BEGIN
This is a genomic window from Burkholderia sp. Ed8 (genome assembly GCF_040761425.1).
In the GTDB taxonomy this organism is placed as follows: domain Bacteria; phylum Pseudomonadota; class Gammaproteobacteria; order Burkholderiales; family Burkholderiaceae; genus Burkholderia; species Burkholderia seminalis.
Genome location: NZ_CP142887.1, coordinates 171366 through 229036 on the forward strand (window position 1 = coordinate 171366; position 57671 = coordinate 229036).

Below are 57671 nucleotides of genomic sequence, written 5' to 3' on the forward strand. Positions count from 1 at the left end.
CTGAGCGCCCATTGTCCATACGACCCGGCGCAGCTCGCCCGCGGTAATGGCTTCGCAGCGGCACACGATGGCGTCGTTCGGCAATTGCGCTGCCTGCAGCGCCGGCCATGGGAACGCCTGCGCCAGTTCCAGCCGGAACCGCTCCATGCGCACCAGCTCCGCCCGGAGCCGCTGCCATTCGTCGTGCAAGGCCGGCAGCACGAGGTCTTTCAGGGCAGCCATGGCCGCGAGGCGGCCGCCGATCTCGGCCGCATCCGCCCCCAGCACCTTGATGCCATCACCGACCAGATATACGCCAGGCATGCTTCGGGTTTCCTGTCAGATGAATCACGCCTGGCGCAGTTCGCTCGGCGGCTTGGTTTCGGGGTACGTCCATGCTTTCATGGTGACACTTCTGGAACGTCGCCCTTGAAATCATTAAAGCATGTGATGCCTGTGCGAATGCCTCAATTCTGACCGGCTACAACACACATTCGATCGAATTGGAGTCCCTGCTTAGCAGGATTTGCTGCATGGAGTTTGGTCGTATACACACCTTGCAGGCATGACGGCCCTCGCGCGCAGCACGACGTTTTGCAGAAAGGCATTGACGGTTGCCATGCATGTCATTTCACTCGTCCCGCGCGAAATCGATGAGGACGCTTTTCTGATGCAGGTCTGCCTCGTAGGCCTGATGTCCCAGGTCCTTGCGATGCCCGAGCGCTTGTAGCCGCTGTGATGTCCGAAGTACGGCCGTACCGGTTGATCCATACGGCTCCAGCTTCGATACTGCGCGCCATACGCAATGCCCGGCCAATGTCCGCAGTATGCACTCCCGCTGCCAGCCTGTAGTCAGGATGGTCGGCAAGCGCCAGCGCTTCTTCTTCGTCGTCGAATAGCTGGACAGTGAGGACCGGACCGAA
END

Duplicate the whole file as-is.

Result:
This is a genomic window from Burkholderia sp. Ed8 (genome assembly GCF_040761425.1).
In the GTDB taxonomy this organism is placed as follows: domain Bacteria; phylum Pseudomonadota; class Gammaproteobacteria; order Burkholderiales; family Burkholderiaceae; genus Burkholderia; species Burkholderia seminalis.
Genome location: NZ_CP142887.1, coordinates 171366 through 229036 on the forward strand (window position 1 = coordinate 171366; position 57671 = coordinate 229036).

Below are 57671 nucleotides of genomic sequence, written 5' to 3' on the forward strand. Positions count from 1 at the left end.
CTGAGCGCCCATTGTCCATACGACCCGGCGCAGCTCGCCCGCGGTAATGGCTTCGCAGCGGCACACGATGGCGTCGTTCGGCAATTGCGCTGCCTGCAGCGCCGGCCATGGGAACGCCTGCGCCAGTTCCAGCCGGAACCGCTCCATGCGCACCAGCTCCGCCCGGAGCCGCTGCCATTCGTCGTGCAAGGCCGGCAGCACGAGGTCTTTCAGGGCAGCCATGGCCGCGAGGCGGCCGCCGATCTCGGCCGCATCCGCCCCCAGCACCTTGATGCCATCACCGACCAGATATACGCCAGGCATGCTTCGGGTTTCCTGTCAGATGAATCACGCCTGGCGCAGTTCGCTCGGCGGCTTGGTTTCGGGGTACGTCCATGCTTTCATGGTGACACTTCTGGAACGTCGCCCTTGAAATCATTAAAGCATGTGATGCCTGTGCGAATGCCTCAATTCTGACCGGCTACAACACACATTCGATCGAATTGGAGTCCCTGCTTAGCAGGATTTGCTGCATGGAGTTTGGTCGTATACACACCTTGCAGGCATGACGGCCCTCGCGCGCAGCACGACGTTTTGCAGAAAGGCATTGACGGTTGCCATGCATGTCATTTCACTCGTCCCGCGCGAAATCGATGAGGACGCTTTTCTGATGCAGGTCTGCCTCGTAGGCCTGATGTCCCAGGTCCTTGCGATGCCCGAGCGCTTGTAGCCGCTGTGATGTCCGAAGTACGGCCGTACCGGTTGATCCATACGGCTCCAGCTTCGATACTGCGCGCCATACGCAATGCCCGGCCAATGTCCGCAGTATGCACTCCCGCTGCCAGCCTGTAGTCAGGATGGTCGGCAAGCGCCAGCGCTTCTTCTTCGTCGTCGAATAGCTGGACAGTGAGGACCGGACCGAA